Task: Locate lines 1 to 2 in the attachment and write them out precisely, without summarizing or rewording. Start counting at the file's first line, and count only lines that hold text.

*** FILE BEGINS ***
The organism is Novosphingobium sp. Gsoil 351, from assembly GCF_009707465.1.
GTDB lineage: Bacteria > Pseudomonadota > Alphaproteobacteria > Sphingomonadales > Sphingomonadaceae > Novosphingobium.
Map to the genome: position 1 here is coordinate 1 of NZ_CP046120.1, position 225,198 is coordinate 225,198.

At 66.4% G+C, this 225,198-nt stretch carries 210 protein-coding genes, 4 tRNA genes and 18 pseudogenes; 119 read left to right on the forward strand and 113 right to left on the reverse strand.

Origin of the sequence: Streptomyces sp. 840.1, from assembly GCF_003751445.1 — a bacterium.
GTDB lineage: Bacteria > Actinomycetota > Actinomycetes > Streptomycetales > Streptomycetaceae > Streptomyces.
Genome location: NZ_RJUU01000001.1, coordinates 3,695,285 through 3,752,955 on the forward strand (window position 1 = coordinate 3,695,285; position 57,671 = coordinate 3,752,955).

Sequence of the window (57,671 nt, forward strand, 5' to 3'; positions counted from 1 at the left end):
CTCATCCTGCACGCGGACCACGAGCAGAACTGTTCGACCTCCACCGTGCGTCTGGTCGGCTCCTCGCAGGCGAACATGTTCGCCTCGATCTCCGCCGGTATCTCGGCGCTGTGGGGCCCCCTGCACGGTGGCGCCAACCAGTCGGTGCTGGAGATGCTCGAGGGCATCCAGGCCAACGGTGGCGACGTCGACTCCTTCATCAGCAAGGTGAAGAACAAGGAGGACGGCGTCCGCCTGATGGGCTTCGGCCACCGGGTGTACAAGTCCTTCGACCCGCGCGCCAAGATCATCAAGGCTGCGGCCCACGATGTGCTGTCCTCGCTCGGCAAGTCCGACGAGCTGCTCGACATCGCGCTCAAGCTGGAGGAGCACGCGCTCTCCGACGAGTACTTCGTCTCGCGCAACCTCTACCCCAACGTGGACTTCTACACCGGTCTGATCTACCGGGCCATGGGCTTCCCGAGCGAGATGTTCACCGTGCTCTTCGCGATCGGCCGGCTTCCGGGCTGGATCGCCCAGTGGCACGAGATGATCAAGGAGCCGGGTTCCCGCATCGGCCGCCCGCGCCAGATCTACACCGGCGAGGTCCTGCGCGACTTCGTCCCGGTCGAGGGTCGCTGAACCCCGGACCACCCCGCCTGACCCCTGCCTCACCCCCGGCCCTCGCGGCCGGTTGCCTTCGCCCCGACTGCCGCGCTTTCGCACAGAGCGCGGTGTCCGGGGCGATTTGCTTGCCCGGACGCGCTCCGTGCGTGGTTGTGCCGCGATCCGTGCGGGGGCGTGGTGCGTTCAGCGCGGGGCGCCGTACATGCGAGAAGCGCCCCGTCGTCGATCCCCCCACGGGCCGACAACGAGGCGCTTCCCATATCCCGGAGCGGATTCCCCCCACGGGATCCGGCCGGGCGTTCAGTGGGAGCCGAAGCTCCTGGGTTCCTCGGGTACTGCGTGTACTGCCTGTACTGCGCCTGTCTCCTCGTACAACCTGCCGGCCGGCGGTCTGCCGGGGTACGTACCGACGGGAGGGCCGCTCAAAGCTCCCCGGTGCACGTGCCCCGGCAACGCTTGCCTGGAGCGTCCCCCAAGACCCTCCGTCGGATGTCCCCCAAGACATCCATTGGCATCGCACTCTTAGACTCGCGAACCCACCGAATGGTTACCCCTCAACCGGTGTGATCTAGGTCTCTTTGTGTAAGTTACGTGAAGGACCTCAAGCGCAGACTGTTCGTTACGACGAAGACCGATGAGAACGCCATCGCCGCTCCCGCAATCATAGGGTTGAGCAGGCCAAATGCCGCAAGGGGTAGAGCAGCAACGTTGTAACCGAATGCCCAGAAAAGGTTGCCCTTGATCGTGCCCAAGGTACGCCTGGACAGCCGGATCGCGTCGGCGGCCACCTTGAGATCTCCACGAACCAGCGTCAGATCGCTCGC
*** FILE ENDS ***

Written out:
The organism is Novosphingobium sp. Gsoil 351, from assembly GCF_009707465.1.
GTDB lineage: Bacteria > Pseudomonadota > Alphaproteobacteria > Sphingomonadales > Sphingomonadaceae > Novosphingobium.